We’ve all heard it. You don’t have to spend much time in the Pagan Community, either online or in real life, before you come across someone spouting half-truths and faery tales as if they were gospel.
I think perhaps the best known and most widely circulated bit of revisionist history is the notion that more than nine million Witches met a torturous, fiery end at the hands of bigoted, misogynistic Christians during a period of mass hysteria known as the Burning Times.
Now, anyone who has done any kind of historical research knows that this just isn’t the case. So, where do these radical theories come from, and why do they catch on with such fervor?
I can really only speculate at the motives of seemingly reliable scholars drawing conclusions that would be warped into such inflammatory tales. Perhaps by bolstering numbers and exaggerating details, they hoped to grab the attention of the modern public.
Perhaps they hoped to teach a lesson in tolerance by using these stories to shock and horrify. I cannot even begin to count the number of assorted “Never Again, The Burning Times” graphics that litter the Pagan web – in some sites you can find them on every single page.
But even though their intentions may have been good, many (myself included) see these stories, books and articles as doing far more damage than good. They foster a vehement animosity in new Pagans towards Christianity as a whole, and create a whole sect of self-made ever-victims who scream religious persecution at every raised eyebrow.
This adds to the belief held by much of society that none of the numerous Pagan paths are valid religions in their own rights, but are merely a rejection of the Christian church by disillusioned teenagers seeking to freak out their parents.
Paganism, Witchcraft and Wicca don’t need martyrs or to predate Christianity to be valid religious and spiritual paths. So, what’s to be done? Do we boycott every book that is factually iffy? Do we slam every Witch and/or author who has ever been taken in by these attractive fictions?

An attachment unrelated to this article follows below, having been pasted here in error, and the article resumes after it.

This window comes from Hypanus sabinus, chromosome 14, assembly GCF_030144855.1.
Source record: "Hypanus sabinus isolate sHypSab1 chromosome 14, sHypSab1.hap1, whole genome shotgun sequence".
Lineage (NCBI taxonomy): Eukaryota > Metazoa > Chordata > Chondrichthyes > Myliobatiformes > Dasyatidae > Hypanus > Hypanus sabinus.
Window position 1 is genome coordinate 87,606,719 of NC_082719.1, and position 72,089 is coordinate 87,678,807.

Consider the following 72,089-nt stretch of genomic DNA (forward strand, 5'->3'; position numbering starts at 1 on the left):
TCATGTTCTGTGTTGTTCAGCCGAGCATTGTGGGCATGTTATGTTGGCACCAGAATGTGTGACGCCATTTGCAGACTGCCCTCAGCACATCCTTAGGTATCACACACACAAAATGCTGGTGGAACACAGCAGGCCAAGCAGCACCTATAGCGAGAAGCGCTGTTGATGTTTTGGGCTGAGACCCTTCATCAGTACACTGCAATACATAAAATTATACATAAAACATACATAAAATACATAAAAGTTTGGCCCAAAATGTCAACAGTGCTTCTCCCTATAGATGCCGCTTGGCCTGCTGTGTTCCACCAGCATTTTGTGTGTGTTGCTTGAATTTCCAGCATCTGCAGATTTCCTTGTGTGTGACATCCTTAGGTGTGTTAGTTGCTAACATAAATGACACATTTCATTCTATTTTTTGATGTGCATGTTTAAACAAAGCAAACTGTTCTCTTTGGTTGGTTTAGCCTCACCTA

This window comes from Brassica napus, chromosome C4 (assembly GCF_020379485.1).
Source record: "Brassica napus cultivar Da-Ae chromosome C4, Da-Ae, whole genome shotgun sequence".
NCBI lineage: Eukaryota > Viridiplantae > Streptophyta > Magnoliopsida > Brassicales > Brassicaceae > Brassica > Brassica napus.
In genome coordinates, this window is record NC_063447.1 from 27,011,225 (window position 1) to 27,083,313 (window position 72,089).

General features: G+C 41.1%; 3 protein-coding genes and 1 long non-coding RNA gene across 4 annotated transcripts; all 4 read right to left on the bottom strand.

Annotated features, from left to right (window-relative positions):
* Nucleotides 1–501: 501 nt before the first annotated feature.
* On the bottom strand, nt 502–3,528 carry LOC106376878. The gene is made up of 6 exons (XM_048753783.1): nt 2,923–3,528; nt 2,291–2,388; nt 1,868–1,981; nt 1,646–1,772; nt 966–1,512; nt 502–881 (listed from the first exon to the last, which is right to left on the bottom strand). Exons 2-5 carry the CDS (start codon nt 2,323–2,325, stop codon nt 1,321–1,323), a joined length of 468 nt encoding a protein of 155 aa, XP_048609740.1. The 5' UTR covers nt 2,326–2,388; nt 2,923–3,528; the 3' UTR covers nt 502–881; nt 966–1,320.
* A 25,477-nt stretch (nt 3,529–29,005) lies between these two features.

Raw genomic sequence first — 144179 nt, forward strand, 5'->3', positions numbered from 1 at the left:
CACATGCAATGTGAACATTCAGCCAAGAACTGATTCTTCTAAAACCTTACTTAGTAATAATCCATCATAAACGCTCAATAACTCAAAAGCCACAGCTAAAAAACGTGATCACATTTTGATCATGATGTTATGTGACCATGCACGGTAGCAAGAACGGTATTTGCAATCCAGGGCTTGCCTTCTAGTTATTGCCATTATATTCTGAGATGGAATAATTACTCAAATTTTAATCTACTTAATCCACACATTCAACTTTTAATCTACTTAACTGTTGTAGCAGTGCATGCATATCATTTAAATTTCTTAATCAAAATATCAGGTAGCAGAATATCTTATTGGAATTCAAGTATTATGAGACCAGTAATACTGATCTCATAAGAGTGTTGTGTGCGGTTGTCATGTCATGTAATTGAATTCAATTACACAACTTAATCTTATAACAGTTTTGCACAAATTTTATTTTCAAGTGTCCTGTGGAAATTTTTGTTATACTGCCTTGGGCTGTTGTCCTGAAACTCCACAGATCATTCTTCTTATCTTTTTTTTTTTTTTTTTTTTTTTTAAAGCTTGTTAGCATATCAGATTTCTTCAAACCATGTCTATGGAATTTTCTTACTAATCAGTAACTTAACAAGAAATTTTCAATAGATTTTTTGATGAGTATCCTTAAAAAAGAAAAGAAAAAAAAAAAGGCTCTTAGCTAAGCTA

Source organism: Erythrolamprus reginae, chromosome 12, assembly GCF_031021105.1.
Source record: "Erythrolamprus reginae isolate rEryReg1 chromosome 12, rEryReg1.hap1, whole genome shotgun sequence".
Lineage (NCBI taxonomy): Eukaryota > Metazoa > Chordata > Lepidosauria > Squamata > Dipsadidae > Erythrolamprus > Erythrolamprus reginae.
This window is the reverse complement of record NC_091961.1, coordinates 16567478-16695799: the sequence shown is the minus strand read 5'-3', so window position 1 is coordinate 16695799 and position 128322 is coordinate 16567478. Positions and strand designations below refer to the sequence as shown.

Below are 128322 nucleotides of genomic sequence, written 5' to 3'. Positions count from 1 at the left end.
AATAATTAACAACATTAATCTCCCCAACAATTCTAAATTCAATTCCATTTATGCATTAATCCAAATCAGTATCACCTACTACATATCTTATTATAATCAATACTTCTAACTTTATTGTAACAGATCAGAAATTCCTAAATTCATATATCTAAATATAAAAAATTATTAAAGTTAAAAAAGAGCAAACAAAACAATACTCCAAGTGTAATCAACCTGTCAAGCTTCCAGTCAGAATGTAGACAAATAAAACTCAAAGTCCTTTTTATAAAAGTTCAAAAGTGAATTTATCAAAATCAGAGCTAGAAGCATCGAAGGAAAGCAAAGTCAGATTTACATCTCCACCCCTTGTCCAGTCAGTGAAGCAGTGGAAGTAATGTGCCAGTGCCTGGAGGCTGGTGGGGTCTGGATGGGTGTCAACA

My simple answer is of course not. People live and learn, and though we may feel a little silly about believing something that seems now to be so completely unbelievable, I think that the best we can do is help get the right information out there so that there will be fewer who need to feel silly down the line.
My point is that critical thinking is essential when following a Pagan path (and in all aspects of life, if you think about it). Never take anything at face value. Just because someone can get a book on Paganism published doesn’t necessarily mean that they are an authority.
If you come across something that seems a bit outrageous, look into it. In the last few years, many theories that had previously gone unchallenged have been completely refuted by historical investigation.
Paganism and Witchcraft have no Bible (despite what you might find on the shelves of your local bookstore). There is no one set of absolute truths that every seeker can turn to. Our histories span the globe and many are forever lost in the sands of time.
When you are searching for an identity these can seem insurmountable obstacles – just remember that the past is never as important as the here and now.